After Old Pang’s departure you stood by your green and yellow Citroën, reluctant to get back to work. You stared at the grey sky and the high-rises of glass and steel surrounding your housing compound. The December wind swept your hair and rattled your skeleton through your thin coat. The wind eddied and corkscrewed and whistled through its teeth at you. You had no sense of me watching you at all.
You got back inside your cab and I rapped my knuckles on the passenger-side window. You nodded and I pulled the back door open by the latch. You turned to me, your face bearing no trace of recognition as you muttered, “Where to?”
Purple Bamboo Park. A long journey across the city from east to west. I watched you from the back as you yawned and tuned the radio dial from the monotonous speech of a politburo member to the traffic report. Beisanzhong Road. Heping South Bridge. Madian Bridge. Bumper to bumper on the Third Ring Road, thousands of vehicles consumed petrol, sputtered exhaust and flashed indicator lights. You exhaled a long sigh and unscrewed the lid of your flask of green tea. I swallowed hard.
I breathed your scent of cigarettes and sweat. I breathed you in, tugging molecules of you through my sinuses and trachea, and deep into my lungs. Your knuckles were white as bone as you gripped the steering wheel. I wanted to reach above the headrest and touch your thinning hair. I wanted to touch your neck.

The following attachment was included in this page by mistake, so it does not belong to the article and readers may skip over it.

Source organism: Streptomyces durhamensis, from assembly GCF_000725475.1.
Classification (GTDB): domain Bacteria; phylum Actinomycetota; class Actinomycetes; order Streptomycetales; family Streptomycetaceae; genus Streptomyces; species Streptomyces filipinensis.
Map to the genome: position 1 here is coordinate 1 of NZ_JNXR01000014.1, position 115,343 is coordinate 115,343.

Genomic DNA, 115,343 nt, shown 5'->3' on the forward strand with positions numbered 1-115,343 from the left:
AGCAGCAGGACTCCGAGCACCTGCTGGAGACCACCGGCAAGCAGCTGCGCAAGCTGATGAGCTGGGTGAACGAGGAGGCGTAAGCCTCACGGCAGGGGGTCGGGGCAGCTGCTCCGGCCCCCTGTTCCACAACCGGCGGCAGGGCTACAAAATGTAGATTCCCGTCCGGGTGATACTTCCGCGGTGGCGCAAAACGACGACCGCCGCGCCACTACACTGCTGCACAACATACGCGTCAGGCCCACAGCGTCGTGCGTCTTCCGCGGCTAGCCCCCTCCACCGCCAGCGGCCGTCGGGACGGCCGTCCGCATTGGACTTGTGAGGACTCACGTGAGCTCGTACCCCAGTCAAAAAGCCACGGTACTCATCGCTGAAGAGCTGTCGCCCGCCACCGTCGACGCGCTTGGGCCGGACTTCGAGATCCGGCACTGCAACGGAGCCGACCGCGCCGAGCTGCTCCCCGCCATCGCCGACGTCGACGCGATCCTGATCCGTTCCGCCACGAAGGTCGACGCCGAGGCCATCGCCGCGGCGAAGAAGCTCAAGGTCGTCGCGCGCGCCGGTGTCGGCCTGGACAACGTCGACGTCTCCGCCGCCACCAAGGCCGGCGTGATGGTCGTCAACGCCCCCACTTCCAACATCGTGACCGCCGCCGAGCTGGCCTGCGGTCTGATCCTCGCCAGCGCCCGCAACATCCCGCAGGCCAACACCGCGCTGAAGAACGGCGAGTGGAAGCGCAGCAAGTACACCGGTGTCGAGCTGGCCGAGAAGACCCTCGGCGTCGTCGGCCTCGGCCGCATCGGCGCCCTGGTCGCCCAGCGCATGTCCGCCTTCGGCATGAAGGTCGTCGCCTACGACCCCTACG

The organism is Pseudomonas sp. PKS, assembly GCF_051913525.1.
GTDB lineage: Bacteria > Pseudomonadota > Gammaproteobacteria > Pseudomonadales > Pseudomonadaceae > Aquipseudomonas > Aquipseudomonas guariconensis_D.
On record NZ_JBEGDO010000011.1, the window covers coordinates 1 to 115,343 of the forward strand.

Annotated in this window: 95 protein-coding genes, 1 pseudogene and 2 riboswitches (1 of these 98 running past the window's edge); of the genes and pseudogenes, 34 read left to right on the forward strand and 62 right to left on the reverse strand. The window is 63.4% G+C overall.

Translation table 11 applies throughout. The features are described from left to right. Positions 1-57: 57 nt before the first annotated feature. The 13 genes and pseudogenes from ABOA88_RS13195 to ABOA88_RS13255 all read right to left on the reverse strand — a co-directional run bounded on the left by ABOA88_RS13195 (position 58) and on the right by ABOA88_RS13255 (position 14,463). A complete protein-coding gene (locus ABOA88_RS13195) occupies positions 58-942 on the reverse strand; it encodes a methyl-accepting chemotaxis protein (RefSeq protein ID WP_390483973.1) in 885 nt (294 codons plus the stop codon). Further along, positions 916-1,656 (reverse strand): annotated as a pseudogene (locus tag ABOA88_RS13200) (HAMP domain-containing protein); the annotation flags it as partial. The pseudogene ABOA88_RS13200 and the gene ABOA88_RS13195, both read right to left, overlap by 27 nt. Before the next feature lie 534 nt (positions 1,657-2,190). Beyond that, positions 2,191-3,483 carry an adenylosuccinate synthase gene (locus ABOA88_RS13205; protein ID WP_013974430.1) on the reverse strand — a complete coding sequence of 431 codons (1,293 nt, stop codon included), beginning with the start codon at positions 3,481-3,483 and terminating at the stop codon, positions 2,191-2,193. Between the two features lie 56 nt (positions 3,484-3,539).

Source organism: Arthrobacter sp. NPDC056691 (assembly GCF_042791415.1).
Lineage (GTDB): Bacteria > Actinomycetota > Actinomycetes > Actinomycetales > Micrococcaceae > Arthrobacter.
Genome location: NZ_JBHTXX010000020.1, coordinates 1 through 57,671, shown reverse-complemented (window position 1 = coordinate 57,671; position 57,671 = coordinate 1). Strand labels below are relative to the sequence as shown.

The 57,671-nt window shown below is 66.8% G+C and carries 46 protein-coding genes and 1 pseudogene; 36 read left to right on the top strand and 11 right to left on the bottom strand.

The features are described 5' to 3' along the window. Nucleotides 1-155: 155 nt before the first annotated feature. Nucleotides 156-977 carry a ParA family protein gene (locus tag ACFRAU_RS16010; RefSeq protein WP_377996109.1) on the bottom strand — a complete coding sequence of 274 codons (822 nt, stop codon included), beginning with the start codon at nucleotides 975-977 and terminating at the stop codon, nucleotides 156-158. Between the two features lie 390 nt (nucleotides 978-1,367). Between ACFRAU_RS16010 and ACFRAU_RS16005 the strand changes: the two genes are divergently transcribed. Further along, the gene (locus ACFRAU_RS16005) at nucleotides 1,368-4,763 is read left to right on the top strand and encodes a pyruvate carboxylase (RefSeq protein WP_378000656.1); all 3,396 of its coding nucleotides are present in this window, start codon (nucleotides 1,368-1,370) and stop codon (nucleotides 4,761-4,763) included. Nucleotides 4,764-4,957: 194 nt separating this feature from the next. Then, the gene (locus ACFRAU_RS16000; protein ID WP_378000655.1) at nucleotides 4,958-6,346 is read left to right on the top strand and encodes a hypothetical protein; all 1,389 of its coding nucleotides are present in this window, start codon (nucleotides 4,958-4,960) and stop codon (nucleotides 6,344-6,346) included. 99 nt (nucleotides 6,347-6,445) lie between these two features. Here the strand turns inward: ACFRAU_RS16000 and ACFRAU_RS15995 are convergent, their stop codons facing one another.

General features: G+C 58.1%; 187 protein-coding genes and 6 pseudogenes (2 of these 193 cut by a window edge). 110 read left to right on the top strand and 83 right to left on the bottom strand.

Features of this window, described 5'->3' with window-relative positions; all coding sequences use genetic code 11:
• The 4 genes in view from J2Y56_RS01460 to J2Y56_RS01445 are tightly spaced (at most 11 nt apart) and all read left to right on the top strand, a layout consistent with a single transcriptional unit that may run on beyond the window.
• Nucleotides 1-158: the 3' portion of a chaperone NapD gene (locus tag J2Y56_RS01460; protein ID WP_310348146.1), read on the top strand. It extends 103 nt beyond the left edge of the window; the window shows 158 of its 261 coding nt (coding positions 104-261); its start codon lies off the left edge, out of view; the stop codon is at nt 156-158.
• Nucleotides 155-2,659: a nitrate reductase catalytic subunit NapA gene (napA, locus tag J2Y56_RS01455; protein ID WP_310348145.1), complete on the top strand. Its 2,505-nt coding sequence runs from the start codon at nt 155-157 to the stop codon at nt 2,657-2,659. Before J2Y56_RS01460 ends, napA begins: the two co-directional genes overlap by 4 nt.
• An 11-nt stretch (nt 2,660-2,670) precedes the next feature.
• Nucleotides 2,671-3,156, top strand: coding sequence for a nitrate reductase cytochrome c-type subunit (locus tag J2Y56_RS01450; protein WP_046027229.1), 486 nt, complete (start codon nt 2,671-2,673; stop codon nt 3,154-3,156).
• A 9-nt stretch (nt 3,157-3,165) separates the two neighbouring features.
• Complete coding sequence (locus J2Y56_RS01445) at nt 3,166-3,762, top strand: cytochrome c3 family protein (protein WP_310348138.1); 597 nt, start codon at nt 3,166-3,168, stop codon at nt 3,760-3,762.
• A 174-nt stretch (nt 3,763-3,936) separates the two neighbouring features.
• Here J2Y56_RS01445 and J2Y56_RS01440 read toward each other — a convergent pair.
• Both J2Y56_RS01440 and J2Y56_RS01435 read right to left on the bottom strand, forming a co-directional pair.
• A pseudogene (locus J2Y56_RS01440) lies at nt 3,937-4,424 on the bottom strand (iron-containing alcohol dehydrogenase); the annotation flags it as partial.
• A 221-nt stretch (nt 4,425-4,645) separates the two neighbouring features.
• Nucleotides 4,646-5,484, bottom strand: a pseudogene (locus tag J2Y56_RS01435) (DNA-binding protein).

Zhongguancun Road, nearly there. Thirty minutes over in a heartbeat. Your phone vibrated and you held it to your ear. Your wife. Yes, hmmm, yes, seven o’clock. Yida is a practical woman. A thrifty, efficient homemaker who cooks for you, nurtures you and provides warmth beside you in bed at night. I can tell that she fulfills the needs of the flesh, this pretty wife of yours. But what about the needs of the spirit? Surely you ache for what she lacks?
Purple Bamboo Park, east gate. On the meter, 30 RMB. I handed you some tattered 10-RMB notes; the chubby face of Chairman Mao grubby from the fingers of ten thousand laobaixing. A perfunctory thank-you and I slammed out. There was a construction site nearby, and the thoughts in my head jarred and jangled as the pneumatic drills smashed the concrete up. I stood on the kerb and watched you drive away. Taxi-driver Wang Jun. Driver ID number 394493. Thirty-one, careworn, a smoker of Red Pagoda Mountain cigarettes. The latest in your chain of incarnations, like the others, selected by the accident of rebirth, the lottery of fate.